When someone discovers they are infected with HIV, they face a difficult decision about whether to tell anyone. If they opt for disclosure, they may need the support of a counsellor. They will need to decide who to tell, how and when to tell them. Disclosure is to be encouraged, but it is important that clients take time to think through the issues carefully. Their choices can have major implications to their lives and loved ones.
These guidelines are developed from the direct experiences of people living with HIV and AIDS. They are to help those who may be called upon to counsel or support people who are either thinking about disclosure or who are trying to cope with finding out that they are HIV positive.
These guidelines raise key issues and share practical hints. They are designed to promote informed choices about disclosing HIV status and improving coping strategies following disclosure.
Child sexual abuse is the involvement of a child in any sexual activity that the child does not understand; that the child is unable to give informed consent to; that the child is not developmentatlly prepared for and cannot give consent to; and that violates the lows or social norms of a society.
Child sexual abuse occurs prior to the legally recognised age of consent. We need to understand here that there are power dynamics at play in child sexual abuse (WHO).
Child sexual abouse occurs when a child is used by an adult or an older more knowledgeable child for sexual pleasure. It can be physical, verbal or emotional.
Many people find it difficult to talk to relatives or friends about dying. The diagnosis of a terminal illness is a traumatic event and patients are often overwhelmed by their thoughts, fears and feelings. A counsellor can provide the information and emotional support they need.
Most people think that domestic violence involves only physical assault, harm and injury. Counsellors, however, need to recognise that domestic violence includes many forms of abuse. Most of the time they occur together and sometimes there is a progression from one to the other.
Talking about survival skills is a vital part of HIV counselling. It helps people understand that their life is not over because a laboratory test has found that they are infected with HIV.
AIDS counselling can mean different things to different people. It is therefore important to agree on what it aims to achieve.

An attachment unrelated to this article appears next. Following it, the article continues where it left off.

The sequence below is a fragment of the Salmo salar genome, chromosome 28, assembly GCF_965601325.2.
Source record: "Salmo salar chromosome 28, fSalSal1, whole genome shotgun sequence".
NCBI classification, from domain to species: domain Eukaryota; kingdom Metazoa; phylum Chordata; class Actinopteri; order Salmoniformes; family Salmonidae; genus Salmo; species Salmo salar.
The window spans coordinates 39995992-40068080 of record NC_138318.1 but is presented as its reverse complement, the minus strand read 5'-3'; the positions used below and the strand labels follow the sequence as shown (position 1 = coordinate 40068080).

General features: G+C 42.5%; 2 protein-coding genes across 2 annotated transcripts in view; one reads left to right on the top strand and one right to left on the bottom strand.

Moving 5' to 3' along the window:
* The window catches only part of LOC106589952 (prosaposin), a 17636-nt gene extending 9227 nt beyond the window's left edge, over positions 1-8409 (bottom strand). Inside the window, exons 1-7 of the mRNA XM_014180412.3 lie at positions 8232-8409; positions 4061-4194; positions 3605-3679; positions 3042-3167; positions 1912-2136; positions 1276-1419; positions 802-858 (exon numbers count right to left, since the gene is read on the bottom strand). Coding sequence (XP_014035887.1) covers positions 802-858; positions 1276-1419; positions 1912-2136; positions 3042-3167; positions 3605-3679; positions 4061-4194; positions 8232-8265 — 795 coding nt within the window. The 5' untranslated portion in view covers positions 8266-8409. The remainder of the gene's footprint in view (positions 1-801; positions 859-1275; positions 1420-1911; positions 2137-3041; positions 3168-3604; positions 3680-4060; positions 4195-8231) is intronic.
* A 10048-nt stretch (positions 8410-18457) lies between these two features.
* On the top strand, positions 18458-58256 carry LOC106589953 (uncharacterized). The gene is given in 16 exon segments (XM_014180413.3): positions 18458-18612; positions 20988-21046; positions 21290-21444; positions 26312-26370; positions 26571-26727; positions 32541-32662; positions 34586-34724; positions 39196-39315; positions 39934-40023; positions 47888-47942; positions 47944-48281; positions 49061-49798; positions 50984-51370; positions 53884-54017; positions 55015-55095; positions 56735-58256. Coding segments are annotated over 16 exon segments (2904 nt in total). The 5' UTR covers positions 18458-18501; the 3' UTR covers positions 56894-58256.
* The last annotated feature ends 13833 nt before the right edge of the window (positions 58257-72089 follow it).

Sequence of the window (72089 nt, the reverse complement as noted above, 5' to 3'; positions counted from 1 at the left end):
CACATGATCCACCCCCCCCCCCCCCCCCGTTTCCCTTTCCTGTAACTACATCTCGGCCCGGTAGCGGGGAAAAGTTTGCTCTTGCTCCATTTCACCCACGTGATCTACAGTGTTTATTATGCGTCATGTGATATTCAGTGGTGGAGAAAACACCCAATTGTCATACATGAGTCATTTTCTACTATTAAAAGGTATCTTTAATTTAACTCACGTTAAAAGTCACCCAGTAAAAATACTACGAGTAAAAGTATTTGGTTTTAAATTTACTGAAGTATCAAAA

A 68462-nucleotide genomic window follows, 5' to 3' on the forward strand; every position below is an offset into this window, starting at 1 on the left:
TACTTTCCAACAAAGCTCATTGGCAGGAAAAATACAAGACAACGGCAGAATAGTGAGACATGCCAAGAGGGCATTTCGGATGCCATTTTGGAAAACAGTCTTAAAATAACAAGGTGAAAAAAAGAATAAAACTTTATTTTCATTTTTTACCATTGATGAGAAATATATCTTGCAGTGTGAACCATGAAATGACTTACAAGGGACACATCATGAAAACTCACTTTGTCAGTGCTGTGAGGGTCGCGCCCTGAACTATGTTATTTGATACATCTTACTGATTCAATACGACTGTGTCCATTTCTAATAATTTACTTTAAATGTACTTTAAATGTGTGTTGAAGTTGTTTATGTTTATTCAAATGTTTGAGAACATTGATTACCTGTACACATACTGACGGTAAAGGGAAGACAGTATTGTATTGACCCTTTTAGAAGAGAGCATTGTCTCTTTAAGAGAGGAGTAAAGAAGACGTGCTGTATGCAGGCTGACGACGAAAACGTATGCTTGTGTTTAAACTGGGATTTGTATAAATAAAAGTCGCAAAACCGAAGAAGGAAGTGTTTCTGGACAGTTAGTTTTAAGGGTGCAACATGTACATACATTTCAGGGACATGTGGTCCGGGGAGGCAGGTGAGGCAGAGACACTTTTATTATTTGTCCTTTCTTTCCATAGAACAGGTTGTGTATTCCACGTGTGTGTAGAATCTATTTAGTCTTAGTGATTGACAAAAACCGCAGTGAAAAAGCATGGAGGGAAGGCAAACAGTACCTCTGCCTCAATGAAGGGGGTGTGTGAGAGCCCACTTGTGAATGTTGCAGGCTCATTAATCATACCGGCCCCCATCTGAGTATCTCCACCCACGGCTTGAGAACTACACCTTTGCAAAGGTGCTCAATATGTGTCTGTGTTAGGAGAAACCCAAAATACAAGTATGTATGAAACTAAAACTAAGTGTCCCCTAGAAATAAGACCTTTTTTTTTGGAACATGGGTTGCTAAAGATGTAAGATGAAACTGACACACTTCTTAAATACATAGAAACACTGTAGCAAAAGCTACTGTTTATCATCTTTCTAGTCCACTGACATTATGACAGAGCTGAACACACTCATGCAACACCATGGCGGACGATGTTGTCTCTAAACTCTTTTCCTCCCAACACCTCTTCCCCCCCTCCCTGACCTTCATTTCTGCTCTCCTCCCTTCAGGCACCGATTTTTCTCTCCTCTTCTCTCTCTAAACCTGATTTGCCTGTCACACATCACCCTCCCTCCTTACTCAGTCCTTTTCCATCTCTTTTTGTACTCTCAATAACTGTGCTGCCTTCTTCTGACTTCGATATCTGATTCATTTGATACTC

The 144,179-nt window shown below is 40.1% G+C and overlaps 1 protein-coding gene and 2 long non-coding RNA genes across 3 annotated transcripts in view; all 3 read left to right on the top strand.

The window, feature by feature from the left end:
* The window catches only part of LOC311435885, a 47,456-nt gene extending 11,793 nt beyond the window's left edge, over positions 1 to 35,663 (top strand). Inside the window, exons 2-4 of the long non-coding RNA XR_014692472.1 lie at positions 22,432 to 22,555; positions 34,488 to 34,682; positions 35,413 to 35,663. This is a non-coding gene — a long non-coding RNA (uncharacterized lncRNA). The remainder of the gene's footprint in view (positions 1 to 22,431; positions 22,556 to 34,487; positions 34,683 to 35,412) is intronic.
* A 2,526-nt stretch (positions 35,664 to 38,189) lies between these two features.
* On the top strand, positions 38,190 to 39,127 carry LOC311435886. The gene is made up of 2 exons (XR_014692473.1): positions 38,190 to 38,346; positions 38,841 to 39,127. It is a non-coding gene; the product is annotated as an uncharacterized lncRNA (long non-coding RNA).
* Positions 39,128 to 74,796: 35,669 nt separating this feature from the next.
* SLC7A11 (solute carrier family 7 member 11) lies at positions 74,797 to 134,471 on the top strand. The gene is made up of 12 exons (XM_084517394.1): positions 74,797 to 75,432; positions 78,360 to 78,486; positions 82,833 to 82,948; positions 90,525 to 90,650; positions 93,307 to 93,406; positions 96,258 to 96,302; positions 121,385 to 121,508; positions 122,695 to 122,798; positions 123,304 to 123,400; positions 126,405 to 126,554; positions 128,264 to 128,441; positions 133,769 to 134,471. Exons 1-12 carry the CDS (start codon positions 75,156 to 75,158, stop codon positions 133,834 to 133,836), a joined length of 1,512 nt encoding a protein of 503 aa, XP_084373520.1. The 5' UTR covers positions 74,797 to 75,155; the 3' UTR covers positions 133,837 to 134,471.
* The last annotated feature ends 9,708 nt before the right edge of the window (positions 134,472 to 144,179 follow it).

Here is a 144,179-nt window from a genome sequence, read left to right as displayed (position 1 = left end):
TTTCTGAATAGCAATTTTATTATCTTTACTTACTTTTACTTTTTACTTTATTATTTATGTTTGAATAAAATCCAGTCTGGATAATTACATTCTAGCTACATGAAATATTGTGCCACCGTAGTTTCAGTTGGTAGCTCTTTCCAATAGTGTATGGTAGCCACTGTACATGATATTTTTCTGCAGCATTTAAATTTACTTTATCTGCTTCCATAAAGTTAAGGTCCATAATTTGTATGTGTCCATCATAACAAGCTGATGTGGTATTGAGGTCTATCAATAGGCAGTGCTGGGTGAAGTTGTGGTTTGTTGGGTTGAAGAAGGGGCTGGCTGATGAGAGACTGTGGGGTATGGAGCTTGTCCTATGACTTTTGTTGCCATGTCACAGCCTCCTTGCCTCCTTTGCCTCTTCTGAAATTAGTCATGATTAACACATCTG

Throughout southern Africa, HIV and AIDS have affected millions of children. Many have already become orphans or are caring for sick parents, grandparents, siblings or other relatives. Many more have had their school and community life changed beyond recognition.
Meanwhile, other children are themselves infected with HIV, and often have to cope with ill health combined with social stigma. In some cases, such children experience the double trauma of coping with their own HIV status while also having lost their parents, brothers or sisters.
Working on HIV and AIDS is not easy, especially for people working on the frontline of the epidemic in community groups and NGOs that provide information, give emotional support and care for the sick. It is particularly difficult for staff and volunteers who are infected with HIV or affected by HIV and AIDS. In these situations, workers and careers are likely to feel the stress of pressures of their jobs, responsibilities or health status.
These guidelines focus on men who have sex with men.
Some clients will come to you because they are worried about contracting or transmitting HIV. This is a clear request for counselling on issues relating to HIV prevention.
Nearly half of the people in the world are under the age of 25, with one in three people aged between 10 and 24 years. Youth are most at risk of HIV infection and other sexual health problems. These include unplanned pregnancy and sexually transmitted infections (STIs). The HIV pandemic has made us think about how and when to have sex in a way that is healthy for our partners and ourselves. This includes knowing how to say 'no' to sex when we do not want it.
This booklet deals with treatment counselling. Counselling is a structured conversation between two or more people. These people are a client (or clients) and a counsellor. The aim of this conversation is to help the client work through a particular problem or situation that he or she has.
Why is treatment counselling important?
This book has been written to help you counsel couples and individuals who are planning to become pregnant, or who have recently discovered that they are pregnant. The couple or individual may or may not yet know their HIV status. As a counsellor, you could find yourself in a number of different counselling situations, with a number of different counselling goals.
A volunteer is a person who does work for an organisation without being paid for it. People can volunteer for many different types of work in many different types of organisations. These guidelines have been written to help you to counsel volunteers who work in the area of HIV and AIDS.